Self-worth, mental illness and a distrust in domestic society are the biggest barriers veterans face when it comes to reintegrating into “normal” lifestyles, according to those who offer support services to veterans in Durango. Most of them just want to be left alone.
The Veterans Outreach Office of La Plata County is asking for all the support it can get to continue providing food, clothing and access to other services for unhoused veterans in the area.
The agency confirmed Thursday it will receive an $18,000-plus donation for operational expenses, the first donation of its kind since 2018, said Rockling Scott with the VOC.
The donation came from the United Methodist Church’s Summit Church in Durango, said William Brooks, commander of the Disabled American Veterans Silver San Juan Chapter #48.
“We have been very, very frugal,” Scott said. “Put it this way, if we had not gotten this grant we would have had only about six months left of having the doors open and we would have had to have sold our space.”
Brooks’ fellow board members said the donation is good news.
Rockling Scott, who helps as a driver with transportation services for the Veterans Outreach Office of La Plata County, said those interested in helping the organization can call her directly at (970) 317-5718.
The small center supplies clothing and food and can help people access health and treatment services, but community support is sorely missed, and more storage is needed, Brooks said.
The nonprofit Neighbors in Need Alliance that performed La Plata County’s Unhoused Count and Survey released in July determined that at least 400 homeless people live in La Plata County. At least 120 of those people are veterans, according to the VOC.
Skip Ferguson, a VOC board member, is angry with the city of Durango and La Plata County for closing the Purple Cliffs unmanaged camp and a lack of action to support the displaced homeless community.
But he also says residents at Purple Cliffs should have taken responsibility for their imprint on the land there.
He said someone needs to hold the homeless accountable with weekly check-ins. And accessible mental health services, which the VOC board says are lacking in Durango, are essential to support for the homeless veteran community.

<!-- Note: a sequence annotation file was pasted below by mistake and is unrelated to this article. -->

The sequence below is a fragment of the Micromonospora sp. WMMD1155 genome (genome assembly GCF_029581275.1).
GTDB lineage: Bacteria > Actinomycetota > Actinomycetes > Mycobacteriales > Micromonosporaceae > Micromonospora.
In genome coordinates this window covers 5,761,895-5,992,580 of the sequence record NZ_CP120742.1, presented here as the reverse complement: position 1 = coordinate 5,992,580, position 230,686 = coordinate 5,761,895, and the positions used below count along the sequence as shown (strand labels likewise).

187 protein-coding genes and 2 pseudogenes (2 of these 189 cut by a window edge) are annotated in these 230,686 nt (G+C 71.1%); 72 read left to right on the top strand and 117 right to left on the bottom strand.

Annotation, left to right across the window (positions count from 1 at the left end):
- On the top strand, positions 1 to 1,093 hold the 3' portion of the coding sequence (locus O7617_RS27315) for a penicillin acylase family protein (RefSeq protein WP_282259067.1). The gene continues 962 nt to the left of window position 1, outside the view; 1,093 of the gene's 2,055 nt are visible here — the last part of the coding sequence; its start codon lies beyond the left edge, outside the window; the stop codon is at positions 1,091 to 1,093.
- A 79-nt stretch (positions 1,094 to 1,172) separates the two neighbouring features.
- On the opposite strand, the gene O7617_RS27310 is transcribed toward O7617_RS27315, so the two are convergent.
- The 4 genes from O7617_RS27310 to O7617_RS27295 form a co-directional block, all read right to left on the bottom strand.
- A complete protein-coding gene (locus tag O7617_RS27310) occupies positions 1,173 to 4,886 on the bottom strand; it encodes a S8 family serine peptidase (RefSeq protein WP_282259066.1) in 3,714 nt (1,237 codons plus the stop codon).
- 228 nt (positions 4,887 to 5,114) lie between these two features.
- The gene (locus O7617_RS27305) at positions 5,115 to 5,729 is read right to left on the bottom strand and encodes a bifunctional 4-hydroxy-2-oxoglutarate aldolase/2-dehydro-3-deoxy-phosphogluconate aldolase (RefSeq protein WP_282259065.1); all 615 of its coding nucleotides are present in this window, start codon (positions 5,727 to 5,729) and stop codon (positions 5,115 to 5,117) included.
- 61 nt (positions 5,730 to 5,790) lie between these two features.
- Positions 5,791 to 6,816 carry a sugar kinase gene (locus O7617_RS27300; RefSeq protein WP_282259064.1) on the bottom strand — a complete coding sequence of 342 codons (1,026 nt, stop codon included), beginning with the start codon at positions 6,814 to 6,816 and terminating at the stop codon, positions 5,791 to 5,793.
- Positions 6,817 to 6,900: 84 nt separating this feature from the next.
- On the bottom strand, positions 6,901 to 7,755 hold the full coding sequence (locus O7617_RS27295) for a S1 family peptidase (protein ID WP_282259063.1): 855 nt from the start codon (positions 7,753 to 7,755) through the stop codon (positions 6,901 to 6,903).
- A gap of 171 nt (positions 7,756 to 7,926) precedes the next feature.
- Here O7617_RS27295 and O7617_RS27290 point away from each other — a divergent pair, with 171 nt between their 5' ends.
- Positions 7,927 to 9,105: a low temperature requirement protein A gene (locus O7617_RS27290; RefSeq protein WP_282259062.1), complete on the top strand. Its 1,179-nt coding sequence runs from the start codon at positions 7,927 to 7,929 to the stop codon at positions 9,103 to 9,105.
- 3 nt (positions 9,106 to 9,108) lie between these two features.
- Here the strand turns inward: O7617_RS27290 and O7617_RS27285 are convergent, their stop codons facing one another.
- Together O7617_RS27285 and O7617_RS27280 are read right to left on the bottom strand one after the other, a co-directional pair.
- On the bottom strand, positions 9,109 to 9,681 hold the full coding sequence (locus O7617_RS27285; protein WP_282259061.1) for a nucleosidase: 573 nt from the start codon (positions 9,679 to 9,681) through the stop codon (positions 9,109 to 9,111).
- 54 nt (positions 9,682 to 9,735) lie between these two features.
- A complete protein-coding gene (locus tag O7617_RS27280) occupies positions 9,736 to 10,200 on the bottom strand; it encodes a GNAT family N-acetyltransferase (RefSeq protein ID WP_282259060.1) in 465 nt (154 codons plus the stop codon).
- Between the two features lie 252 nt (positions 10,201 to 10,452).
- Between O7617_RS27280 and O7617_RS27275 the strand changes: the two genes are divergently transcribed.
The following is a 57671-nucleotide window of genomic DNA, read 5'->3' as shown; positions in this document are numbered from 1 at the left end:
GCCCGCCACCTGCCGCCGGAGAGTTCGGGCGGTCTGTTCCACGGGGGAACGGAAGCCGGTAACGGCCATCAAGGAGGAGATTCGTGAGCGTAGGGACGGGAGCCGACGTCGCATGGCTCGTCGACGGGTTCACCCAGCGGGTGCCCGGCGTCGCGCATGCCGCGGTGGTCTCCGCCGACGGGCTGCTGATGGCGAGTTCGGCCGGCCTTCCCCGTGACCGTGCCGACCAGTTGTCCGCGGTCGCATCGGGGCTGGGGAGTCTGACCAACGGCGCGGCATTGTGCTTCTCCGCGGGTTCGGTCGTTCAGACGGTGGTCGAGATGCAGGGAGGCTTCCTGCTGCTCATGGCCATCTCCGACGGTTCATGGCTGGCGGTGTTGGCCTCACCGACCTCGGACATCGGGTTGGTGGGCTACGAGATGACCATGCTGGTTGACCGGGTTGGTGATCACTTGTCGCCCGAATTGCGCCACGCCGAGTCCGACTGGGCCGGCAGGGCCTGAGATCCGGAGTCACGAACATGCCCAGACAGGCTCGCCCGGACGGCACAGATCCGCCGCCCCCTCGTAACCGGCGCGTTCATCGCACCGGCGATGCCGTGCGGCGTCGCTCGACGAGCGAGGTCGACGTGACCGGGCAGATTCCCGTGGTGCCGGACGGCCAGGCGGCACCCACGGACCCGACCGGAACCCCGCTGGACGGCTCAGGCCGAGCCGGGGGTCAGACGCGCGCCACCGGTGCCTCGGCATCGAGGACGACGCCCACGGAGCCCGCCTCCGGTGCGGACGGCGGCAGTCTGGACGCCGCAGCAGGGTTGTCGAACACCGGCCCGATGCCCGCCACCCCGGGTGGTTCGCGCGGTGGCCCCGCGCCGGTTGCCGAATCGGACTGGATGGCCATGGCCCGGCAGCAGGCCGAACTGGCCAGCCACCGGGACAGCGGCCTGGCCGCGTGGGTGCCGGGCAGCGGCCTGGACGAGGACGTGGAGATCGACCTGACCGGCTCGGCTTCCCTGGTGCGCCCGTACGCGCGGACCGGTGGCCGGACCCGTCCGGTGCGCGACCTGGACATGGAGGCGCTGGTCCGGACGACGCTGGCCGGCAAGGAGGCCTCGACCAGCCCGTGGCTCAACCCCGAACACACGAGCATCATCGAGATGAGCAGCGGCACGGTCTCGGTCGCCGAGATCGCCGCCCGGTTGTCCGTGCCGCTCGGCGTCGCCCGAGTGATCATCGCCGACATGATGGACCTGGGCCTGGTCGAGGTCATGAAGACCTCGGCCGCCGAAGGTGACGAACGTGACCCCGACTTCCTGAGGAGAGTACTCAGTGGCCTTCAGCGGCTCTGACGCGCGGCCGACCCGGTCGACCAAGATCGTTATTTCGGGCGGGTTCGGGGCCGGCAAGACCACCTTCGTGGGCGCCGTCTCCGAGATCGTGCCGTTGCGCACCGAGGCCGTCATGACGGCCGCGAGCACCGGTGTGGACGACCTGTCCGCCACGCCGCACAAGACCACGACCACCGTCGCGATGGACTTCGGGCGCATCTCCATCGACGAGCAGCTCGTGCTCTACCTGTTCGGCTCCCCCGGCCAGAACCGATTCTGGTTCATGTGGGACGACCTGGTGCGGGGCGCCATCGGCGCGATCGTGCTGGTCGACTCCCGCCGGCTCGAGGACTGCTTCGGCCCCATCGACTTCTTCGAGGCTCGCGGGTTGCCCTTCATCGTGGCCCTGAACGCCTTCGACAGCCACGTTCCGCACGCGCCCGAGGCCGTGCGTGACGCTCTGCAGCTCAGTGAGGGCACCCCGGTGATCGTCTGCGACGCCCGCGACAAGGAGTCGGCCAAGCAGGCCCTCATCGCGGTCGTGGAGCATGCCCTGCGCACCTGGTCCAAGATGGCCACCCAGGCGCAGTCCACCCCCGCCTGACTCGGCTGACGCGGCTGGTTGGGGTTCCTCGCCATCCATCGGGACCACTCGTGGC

“When you’re living up there on that mountain and you have manic depression and anxiety disorders, there’s only one place you’re going to go and that’s down,” Brooks said.
Brooks said there’s a “fine line” between enabling and helping someone who distrusts society and prefers the streets.
“They may have a plethora of needs, but what will help motivate them forward into something functional or at least get their life on course – maybe it isn’t staying in Durango,” he said.
Brooks was homeless in 2014 and said “it was a very difficult time.”
He said it took finding self-worth to eventually find housing.
“We have some guys that have been down, down, down, down,” he said. “They’ve been disappointed. They’ve failed, whatever. They are disillusioned with the system. And they’ve lost faith in the whole thing and then they start to lose faith in themselves.”
Skip said the VA’s office is short-staffed and lacking proper funding.
David, a homeless veteran of the Persian Gulf War who declined to disclose his last name, said many homeless vets in Durango served in Afghanistan.
“They still have itchy skin,” he said.
“The easiest way I can explain it is, I’m not really a good guy,” he said. “But I knew a guy who read the Bible everyday. He got blown to bits. A guy that had a family and kids, he’s never going to be put together right. It took me 10 years to get over that.”
He said veterans are too often treated with pills instead of therapy or other mental health services.
“One NFL football player makes as much as they spend on education in a state,” he said. “You can pay this guy $40 million but you can’t get books or a building without lead or pay your teachers or anything? But he needs a raise and we’ve gotta get 10 more of him?”
Brooks said it’s hard for members of the homeless community to access professional mental health care.
For the Veterans Outreach Center of La Plata County, the agency could use more coats, Scott said.
Coats, pants, boots, sleeping bags and nonperishable foods are all welcome at the VOC – but please, no more toothpaste – David said.
Williams and Scott also said donated coats are in need. In addition, the VOC is looking for someone who is willing to donate a small storage unit to keep supplies, including crutches and wheelchairs, in order to collect more items to lend to people in need.